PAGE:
Every semester, tons of our Intern Queen Campus Ambassadors take advantage of the amazing opportunity to study abroad. This Spring, we wanted to share their stories with you! The third blog in our #InternQueenAbroad series is from Nina Gabriel, University of South Carolina.
What city and school are you studying in?
I am studying in Florence, Italy at the Lorenzo de’ Medici Italian International Institute!
Why did you choose to study abroad there?
I chose to study abroad in Italy because I have always been interested in it’s beauty and culture since I have Italian heritage. Also, since I am a Fashion Merchandising major, I felt Italy possessed a lot for me to learn and explore in regards to fashion. Plus, Florence is just the perfect sized city! It is big enough to be a bustling, busy city but also small enough to be incredibly charming and easy to familiarize with quickly.
Have you had to deal with language barriers? What have you done to make it easier?
I have definitely dealt with my share of misunderstanding because of language since I’ve been abroad! Fortunately, my program requires me to take an italian class; therefore, I have been studying the language and learned a lot of basic phrases that have already helped to ease cultural adjustment a great deal. Trying to speak the language to locals, even when they know you are obviously American and struggling (the struggle is so real!), has also helped me improve. You have to practice with people as much as possible.
Is the classroom environment different from the United States? How so?
I go to a very large school, the University of South Carolina, so I am used to very big class sizes and classrooms. Here this is not the case at all! My classes are very small in comparison to those at my home institution, and also much more conversational; even in a class size of thirty or so. I would say dialog and conversation is much more encouraged abroad, as well as professors desiring students to voice their opinions. Also, things are much more cut and dry abroad in terms of academics. You have less quizzes or homework keeping you on track and the majority, or entirety, of your grade is determined by only a few assignments or only tests. Yikes!
How did you budget for your semester and manage your money abroad?
The main thing I tried to do what make an estimate of around how much I expected to spend each week. I broke the estimate up into categories such as groceries for eating at home, dining and drinking out, travel expenses for the weekends, and miscellaneous for shopping because I just can’t resist the urge sometimes! After that I would try and withdraw euros in large sums and only use the cash during the week so I could physically see what I spent. So far this process has worked fairly well, but it is definitely hard to stay on budget! My advice to anyone planning to study abroad is pay close attention to the exchange rate and fees, if using a credit card, because you can end up spending more than intended easily.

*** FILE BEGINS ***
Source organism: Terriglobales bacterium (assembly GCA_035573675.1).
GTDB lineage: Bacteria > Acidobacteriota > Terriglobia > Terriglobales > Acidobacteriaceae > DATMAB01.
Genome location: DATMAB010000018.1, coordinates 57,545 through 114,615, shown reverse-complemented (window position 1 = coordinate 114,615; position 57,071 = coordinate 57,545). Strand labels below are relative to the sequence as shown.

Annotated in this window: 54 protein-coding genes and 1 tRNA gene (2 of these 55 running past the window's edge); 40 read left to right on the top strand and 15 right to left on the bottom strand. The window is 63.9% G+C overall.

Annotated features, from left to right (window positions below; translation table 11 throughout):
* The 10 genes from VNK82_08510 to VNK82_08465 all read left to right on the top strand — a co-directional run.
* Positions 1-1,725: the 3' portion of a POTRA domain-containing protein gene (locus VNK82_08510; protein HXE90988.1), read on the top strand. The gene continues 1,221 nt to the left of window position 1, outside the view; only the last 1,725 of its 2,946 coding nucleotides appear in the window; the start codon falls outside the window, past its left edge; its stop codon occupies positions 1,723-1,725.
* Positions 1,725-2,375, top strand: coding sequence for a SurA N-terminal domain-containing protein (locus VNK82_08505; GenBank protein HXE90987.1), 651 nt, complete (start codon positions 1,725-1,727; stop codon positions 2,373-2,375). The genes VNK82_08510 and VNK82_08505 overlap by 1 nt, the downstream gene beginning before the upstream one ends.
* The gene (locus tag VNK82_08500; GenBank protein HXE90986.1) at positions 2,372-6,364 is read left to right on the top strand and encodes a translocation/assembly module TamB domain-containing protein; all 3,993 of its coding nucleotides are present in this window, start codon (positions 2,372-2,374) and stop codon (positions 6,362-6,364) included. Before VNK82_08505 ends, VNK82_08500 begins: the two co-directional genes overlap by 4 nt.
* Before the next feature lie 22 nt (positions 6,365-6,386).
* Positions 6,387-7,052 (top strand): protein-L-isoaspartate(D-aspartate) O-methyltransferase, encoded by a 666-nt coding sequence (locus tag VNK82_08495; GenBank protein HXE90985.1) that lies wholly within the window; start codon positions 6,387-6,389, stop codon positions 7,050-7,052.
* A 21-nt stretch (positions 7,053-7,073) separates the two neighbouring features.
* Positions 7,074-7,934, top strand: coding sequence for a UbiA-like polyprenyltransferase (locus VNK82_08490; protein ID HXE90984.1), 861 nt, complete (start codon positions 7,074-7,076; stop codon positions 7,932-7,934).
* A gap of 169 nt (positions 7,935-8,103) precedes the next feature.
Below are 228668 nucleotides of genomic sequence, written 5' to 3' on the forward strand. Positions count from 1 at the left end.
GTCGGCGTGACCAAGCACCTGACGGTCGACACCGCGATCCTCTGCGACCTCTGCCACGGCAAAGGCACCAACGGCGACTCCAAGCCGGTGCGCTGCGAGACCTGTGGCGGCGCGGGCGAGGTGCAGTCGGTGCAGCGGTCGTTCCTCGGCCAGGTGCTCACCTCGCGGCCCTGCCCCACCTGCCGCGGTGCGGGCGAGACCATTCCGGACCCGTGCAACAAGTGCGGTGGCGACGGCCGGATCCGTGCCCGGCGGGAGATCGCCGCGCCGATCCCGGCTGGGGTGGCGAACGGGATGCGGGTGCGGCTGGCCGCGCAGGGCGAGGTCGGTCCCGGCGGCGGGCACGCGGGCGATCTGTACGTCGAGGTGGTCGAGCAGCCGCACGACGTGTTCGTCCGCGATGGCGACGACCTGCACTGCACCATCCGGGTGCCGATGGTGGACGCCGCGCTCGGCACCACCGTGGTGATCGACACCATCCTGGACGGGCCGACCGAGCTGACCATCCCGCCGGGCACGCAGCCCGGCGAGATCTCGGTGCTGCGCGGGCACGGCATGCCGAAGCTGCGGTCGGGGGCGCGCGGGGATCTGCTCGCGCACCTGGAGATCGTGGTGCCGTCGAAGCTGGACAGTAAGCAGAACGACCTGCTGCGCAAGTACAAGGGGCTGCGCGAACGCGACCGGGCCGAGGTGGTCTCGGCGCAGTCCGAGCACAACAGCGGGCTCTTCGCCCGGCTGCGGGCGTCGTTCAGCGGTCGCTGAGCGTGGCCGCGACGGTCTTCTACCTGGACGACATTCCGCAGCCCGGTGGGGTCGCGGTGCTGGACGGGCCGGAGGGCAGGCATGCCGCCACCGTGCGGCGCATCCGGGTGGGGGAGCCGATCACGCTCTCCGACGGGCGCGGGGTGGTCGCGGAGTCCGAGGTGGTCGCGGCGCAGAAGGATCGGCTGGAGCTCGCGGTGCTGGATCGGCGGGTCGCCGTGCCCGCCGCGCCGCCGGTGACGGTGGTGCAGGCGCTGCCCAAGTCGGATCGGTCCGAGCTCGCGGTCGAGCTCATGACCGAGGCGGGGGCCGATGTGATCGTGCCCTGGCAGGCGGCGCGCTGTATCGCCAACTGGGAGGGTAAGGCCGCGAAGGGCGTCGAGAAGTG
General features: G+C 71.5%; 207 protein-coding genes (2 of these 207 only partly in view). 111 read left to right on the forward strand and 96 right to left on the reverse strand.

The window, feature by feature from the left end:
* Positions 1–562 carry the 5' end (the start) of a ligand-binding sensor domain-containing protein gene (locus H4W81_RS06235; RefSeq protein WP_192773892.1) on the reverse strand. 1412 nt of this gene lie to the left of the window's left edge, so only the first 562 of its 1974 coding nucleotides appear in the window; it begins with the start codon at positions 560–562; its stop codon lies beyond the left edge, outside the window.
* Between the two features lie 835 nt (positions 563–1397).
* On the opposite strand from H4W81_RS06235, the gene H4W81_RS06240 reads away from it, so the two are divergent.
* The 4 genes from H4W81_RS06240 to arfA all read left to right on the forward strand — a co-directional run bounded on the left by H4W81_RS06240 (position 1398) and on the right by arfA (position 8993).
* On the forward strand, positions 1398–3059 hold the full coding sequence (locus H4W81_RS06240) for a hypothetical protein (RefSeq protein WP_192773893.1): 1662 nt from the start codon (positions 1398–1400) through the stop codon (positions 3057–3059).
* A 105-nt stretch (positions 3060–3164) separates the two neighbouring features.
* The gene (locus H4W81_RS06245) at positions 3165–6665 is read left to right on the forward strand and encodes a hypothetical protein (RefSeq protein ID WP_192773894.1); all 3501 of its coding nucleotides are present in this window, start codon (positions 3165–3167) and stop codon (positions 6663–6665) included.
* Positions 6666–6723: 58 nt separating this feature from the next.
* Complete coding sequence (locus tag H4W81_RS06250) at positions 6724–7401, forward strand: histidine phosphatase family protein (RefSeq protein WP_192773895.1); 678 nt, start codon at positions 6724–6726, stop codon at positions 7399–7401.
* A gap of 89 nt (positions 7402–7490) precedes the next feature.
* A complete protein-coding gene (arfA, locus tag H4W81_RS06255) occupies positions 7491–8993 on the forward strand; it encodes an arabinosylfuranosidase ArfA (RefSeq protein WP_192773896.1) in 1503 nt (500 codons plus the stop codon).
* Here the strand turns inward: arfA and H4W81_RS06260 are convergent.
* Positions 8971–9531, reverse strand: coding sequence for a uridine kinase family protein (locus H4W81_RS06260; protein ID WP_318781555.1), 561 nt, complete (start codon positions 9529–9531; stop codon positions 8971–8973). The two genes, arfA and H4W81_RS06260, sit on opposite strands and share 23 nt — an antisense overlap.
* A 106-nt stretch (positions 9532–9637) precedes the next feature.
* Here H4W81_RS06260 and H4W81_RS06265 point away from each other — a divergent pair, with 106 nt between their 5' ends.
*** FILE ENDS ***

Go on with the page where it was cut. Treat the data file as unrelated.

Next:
How are you balancing school and exploring your country?
Balancing school and fun while abroad is a huge challenge! I have tried to treat the days I have class, Monday through Thursday, as if I have a job. Of course I go out to dinner and enjoy the city still at night with friends, but I try to use those days as my power days and be super productive so I have no worries when the weekend rolls around. Also, use a planner! Planners are seriously a life saver and you won’t regret the purchase!
What are the 5 things you HAD to pack to bring with you?
• My computer (hello third appendage)
• Pictures of friends and family
• Plenty of my favorite make-up
• My Mophie Juicepack phone case
• My favorite black leather booties!
What has been your favorite place/activity so far?
I have traveled to Milan, Rome and Amsterdam since I’ve been abroad and I can definitely say Amsterdam has been my favorite place, with Rome coming in at a very close second. You would think I would say Milan because of the fashion, but there was so much character and charm in Amsterdam that I fell in love!
What advice would you give other students considering study abroad?
For my fellow undergrads planning to study abroad the best piece of advice I can give you is to save your money and keep and open mind. Proper planning in a monetary sense will ease a lot of anxiety and make your time here much easier and stress free! Along with that, keeping an open mind will benefit you because there are so many cool, weird, interesting, scary things to try abroad and you never know which ones might end up becoming experiences you remember for the rest of your life!
Any last words/tips/secrets to share?
Contact as many people as you can that you know have been to the area you are going abroad! Recommendations for local places to try and sights to see are invaluable! Have fun and, of course, take way too many pictures!